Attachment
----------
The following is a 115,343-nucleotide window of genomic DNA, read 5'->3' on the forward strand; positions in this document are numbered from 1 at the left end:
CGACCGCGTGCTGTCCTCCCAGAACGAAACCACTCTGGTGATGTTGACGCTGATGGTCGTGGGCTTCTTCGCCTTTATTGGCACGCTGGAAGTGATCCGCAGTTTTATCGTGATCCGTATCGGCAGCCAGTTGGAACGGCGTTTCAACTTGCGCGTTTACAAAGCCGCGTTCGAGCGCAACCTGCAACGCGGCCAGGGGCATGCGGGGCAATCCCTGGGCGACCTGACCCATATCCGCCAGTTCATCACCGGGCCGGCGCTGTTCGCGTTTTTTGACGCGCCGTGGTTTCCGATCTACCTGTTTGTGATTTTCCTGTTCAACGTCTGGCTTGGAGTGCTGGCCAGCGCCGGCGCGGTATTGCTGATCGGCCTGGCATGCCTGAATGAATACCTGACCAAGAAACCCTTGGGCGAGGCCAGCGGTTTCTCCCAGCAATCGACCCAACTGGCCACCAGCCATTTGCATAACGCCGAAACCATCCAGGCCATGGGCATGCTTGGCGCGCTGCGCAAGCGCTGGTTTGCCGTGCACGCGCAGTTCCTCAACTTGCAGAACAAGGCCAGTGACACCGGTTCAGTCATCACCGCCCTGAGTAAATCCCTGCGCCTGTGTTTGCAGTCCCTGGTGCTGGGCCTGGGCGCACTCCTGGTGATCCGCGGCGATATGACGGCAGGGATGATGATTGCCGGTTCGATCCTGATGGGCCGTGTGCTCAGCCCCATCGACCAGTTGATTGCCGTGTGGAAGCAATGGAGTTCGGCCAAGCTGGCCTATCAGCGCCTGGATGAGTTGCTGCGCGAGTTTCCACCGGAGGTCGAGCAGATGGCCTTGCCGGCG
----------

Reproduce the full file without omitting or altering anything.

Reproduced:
The following is a 115,343-nucleotide window of genomic DNA, read 5'->3' on the forward strand; positions in this document are numbered from 1 at the left end:
CGACCGCGTGCTGTCCTCCCAGAACGAAACCACTCTGGTGATGTTGACGCTGATGGTCGTGGGCTTCTTCGCCTTTATTGGCACGCTGGAAGTGATCCGCAGTTTTATCGTGATCCGTATCGGCAGCCAGTTGGAACGGCGTTTCAACTTGCGCGTTTACAAAGCCGCGTTCGAGCGCAACCTGCAACGCGGCCAGGGGCATGCGGGGCAATCCCTGGGCGACCTGACCCATATCCGCCAGTTCATCACCGGGCCGGCGCTGTTCGCGTTTTTTGACGCGCCGTGGTTTCCGATCTACCTGTTTGTGATTTTCCTGTTCAACGTCTGGCTTGGAGTGCTGGCCAGCGCCGGCGCGGTATTGCTGATCGGCCTGGCATGCCTGAATGAATACCTGACCAAGAAACCCTTGGGCGAGGCCAGCGGTTTCTCCCAGCAATCGACCCAACTGGCCACCAGCCATTTGCATAACGCCGAAACCATCCAGGCCATGGGCATGCTTGGCGCGCTGCGCAAGCGCTGGTTTGCCGTGCACGCGCAGTTCCTCAACTTGCAGAACAAGGCCAGTGACACCGGTTCAGTCATCACCGCCCTGAGTAAATCCCTGCGCCTGTGTTTGCAGTCCCTGGTGCTGGGCCTGGGCGCACTCCTGGTGATCCGCGGCGATATGACGGCAGGGATGATGATTGCCGGTTCGATCCTGATGGGCCGTGTGCTCAGCCCCATCGACCAGTTGATTGCCGTGTGGAAGCAATGGAGTTCGGCCAAGCTGGCCTATCAGCGCCTGGATGAGTTGCTGCGCGAGTTTCCACCGGAGGTCGAGCAGATGGCCTTGCCGGCG